Warm weather brings out the best and worst in all of us, including pests. Insect pests can be a re-occurring problem in any garden. With warm weather and plenty of water available due to regular irrigating, insects can reproduce rapidly and can move from being a minor nuisance to down-right destructive. There are many pests that are common to gardens in this region and the WSU Chelan County Diagnosis Clinic has seen all of them. One of the most asked about pests according to Linda Sarratt, Master Diagnostician, are cutworms.
There are many species of cutworm but all have essentially the same life stages and tell-tale signs of destruction. Cutworms are the larvae of a small, brown, nocturnal moth. The female moth may lay hundreds of eggs in the fall which can over-winter on the soil surface or on low growing vegetation and plant residue (in other words, the weeds you didn’t clean out of your garden in September and October). When the larvae hatch in the spring (timing of hatch out is moisture dependent), they begin to nibble away at the surrounding vegetation and are particularly keen on asparagus, beans, cabbage and other crucifers, carrots, celery, corn, lettuce, peas, peppers, potatoes and tomatoes....really, the whole garden (sometimes even turfgrass, depending on the species of cutworm). Signs of cutworm damage are classic. One day, you will see a beautiful row of seedlings newly emerged and full of vigor. The following day, you will notice several seedlings look like they have been ‘cut’ at the base. The upper portion of the seedling may be still partially attached to its base but leaning at an exaggerated angle or it may be lying on the ground next to the ‘stump’ which used to be its stem. The following day, more seedlings will be missing. This cycle will continue until all seedlings have been decimated.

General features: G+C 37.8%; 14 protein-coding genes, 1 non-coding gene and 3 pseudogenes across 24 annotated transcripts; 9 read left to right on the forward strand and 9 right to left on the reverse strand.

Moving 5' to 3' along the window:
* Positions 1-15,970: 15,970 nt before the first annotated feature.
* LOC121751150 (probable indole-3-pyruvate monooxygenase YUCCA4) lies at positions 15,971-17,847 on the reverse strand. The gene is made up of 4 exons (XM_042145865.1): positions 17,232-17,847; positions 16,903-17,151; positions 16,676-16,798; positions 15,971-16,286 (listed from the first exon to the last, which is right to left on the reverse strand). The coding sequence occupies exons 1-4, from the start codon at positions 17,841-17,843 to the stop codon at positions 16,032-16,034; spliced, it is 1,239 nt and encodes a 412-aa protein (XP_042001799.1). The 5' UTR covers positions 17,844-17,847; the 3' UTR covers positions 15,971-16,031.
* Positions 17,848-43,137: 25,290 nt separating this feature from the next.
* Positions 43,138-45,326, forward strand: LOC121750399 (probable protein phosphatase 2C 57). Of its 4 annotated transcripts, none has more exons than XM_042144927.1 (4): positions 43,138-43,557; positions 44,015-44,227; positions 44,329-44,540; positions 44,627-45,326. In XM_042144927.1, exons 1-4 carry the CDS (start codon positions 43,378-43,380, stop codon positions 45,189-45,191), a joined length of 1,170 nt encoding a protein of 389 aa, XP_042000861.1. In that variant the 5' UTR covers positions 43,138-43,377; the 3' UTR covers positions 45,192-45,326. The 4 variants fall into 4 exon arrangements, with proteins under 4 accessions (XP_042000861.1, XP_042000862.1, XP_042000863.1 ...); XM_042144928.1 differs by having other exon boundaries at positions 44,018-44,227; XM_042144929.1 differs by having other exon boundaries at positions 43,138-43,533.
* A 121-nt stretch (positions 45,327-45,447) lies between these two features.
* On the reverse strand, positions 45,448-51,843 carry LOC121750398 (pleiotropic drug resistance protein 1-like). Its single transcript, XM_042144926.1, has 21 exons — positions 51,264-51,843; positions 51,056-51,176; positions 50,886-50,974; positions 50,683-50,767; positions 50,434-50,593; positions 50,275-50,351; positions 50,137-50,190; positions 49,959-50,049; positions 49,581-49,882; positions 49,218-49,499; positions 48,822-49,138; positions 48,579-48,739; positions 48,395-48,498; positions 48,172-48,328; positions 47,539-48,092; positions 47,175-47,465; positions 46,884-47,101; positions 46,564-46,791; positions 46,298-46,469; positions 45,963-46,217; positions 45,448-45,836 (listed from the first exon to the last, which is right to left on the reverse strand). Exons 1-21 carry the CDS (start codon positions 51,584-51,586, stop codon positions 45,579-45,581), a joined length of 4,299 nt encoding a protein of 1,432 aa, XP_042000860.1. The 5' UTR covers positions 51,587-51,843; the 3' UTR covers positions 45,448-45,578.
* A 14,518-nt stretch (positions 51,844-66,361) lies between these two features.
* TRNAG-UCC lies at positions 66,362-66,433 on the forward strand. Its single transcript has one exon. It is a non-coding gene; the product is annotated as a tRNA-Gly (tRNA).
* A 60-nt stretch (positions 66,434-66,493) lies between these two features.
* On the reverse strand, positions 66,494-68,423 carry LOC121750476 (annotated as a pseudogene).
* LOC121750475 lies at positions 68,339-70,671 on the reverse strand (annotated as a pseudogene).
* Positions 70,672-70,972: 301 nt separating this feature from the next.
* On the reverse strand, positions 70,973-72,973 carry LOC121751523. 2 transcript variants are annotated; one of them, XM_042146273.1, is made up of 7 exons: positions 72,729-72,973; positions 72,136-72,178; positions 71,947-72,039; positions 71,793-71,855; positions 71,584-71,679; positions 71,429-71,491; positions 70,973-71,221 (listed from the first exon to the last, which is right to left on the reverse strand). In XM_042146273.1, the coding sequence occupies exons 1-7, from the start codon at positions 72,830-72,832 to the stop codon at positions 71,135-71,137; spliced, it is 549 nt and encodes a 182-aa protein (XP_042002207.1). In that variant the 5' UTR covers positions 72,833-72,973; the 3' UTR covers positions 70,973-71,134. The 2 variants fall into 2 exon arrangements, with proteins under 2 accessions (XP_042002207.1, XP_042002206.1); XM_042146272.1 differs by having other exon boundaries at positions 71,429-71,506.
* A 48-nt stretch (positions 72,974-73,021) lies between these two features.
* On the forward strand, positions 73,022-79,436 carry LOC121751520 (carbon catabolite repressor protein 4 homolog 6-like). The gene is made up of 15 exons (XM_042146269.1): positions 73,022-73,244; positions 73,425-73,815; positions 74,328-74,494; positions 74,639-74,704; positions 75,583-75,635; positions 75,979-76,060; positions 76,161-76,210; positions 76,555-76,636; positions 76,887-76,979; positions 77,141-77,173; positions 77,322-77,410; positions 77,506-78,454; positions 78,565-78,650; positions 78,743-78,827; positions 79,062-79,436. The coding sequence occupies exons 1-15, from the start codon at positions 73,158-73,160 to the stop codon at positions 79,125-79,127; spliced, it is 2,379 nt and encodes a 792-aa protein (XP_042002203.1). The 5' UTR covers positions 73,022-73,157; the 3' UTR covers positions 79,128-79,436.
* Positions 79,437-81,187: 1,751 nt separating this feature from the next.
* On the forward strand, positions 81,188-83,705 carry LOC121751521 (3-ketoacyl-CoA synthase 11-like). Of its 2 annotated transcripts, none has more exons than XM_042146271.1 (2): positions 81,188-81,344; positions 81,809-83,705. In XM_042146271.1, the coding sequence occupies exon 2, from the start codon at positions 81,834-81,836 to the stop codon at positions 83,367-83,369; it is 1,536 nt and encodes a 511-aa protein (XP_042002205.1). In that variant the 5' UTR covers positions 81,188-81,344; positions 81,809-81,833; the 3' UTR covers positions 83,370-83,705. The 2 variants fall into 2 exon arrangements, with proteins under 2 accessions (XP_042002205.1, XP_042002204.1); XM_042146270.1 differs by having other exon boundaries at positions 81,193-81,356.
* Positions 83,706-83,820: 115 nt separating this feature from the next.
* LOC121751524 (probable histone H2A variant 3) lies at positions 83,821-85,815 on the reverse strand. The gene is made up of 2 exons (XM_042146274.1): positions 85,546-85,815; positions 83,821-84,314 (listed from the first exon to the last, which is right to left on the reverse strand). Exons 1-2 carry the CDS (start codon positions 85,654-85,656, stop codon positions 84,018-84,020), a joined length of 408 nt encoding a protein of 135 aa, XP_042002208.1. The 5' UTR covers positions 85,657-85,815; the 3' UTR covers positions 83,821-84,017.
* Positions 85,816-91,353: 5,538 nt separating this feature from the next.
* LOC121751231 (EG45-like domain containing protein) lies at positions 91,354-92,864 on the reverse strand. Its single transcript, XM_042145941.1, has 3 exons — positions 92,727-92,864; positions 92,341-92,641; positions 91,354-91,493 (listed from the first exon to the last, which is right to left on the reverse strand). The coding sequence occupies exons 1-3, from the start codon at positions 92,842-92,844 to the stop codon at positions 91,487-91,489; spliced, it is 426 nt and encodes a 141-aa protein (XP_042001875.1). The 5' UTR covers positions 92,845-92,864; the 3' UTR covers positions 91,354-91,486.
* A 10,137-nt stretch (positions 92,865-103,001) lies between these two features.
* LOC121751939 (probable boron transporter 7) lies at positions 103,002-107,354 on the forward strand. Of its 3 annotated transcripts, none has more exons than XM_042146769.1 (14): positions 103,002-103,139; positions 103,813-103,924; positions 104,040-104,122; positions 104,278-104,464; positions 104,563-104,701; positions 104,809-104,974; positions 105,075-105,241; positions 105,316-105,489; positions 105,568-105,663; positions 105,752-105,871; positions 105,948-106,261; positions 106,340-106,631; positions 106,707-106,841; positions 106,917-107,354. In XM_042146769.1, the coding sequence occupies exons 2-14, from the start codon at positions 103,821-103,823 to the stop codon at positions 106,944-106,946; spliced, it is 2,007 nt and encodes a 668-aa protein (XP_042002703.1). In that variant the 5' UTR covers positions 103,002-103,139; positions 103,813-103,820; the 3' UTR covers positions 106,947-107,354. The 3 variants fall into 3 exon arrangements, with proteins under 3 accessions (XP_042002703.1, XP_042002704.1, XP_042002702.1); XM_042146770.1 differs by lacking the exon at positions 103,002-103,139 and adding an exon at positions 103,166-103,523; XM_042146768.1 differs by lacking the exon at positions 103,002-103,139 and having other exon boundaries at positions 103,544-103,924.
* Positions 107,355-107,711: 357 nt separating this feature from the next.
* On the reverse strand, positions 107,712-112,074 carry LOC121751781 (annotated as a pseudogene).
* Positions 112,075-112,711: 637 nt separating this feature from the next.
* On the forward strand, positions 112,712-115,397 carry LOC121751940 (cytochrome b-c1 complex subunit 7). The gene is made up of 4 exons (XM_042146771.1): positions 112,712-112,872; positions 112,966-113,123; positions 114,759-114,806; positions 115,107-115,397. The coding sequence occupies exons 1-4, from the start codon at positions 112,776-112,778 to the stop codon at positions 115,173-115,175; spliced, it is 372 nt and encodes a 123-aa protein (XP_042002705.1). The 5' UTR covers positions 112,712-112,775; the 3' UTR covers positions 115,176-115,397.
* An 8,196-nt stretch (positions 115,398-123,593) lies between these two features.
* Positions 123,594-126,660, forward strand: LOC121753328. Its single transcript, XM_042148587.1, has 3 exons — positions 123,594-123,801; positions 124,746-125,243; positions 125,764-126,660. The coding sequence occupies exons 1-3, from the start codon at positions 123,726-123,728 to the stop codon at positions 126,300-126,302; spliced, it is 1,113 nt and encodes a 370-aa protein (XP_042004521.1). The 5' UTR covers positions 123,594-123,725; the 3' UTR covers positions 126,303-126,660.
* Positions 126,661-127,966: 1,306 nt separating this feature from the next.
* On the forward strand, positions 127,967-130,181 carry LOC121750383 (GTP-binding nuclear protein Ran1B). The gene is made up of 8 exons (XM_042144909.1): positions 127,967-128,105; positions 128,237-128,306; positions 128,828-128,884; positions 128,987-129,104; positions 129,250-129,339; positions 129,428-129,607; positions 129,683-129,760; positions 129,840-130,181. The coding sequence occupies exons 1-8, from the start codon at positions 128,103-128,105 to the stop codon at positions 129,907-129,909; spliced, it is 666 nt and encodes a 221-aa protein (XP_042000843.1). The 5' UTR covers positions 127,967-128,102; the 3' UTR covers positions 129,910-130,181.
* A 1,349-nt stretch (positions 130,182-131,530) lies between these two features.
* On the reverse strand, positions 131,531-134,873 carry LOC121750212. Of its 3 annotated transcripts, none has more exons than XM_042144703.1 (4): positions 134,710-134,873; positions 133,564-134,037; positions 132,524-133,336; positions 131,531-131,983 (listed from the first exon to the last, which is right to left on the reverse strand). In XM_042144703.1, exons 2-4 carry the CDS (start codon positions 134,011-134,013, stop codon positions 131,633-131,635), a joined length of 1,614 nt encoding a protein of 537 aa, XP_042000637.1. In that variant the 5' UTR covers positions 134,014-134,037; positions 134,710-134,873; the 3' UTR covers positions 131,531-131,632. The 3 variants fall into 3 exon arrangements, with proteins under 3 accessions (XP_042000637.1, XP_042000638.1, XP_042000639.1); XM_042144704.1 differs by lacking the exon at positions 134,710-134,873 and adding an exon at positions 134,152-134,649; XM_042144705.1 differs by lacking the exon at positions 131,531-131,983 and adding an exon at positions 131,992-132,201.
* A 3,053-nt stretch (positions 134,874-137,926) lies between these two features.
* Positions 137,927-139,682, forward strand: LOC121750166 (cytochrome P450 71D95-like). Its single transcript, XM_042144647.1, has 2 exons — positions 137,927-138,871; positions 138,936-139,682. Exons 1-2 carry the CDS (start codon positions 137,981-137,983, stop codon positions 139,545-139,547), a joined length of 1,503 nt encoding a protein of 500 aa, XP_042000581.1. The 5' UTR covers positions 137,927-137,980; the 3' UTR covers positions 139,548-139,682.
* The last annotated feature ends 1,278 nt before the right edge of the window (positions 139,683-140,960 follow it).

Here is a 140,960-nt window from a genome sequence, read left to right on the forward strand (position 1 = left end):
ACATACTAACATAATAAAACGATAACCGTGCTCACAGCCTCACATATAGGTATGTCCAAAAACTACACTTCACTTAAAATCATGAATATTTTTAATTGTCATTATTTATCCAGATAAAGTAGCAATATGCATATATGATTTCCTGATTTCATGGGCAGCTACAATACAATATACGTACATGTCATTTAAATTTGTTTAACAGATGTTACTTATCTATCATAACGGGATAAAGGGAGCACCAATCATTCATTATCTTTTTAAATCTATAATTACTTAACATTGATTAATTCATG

So what can you do about this? If you think cutworms are the culprits at play in your garden, the first step is to try and capture one for positive ID. Cutworms feed at night and then hide under the surface of the soil during the day. By running your finger around the damaged plant and stirring up the soil to a depth of about ½ inch, oftentimes you will find the larvae (1/2” to 1.5” in length is typical). Any larvae that you find should be destroyed.
Another technique is to put foil or cardboard collars around newly transplanted seedlings. Creating collars by cutting the bottom off of a compostable paper cup works well. The cup can be slipped over the top of the seedling after the bottom is cut off and then the base of the cup can be nestled down into the soil to a depth of about 1.5”. This acts as a physical barrier between the cutworm and the seedling.
Additionally, diatomaceous earth (a non-toxic naturally derived form of powdered silica) can be incorporated into the soil around newly planted seedlings and can be sprinkled onto the plant itself. The diatomaceous earth is a ‘death of a thousand cuts’ to small, soft-bodied pests like the cutworm.
Lastly, practice preventative maintenance by removing weeds and other plant residue from the garden throughout the season but mainly in the fall. This limits the places for females to lay eggs.
For more information on cutworms, the University of Minnesota has put out an information sheet at the following web address, http://www.extension.umn.edu/garden/insects/find/cutworms-in-home-gardens/
If in doubt about the proper identification of an insect of particular concern to your garden, the WSU Master Gardener Diagnosis Clinic is open Mondays and Wednesdays from 1-4 PM at 400 Washington Street across from the court house in Wenatchee and is free of charge to home-owners.
As always, happy gardening!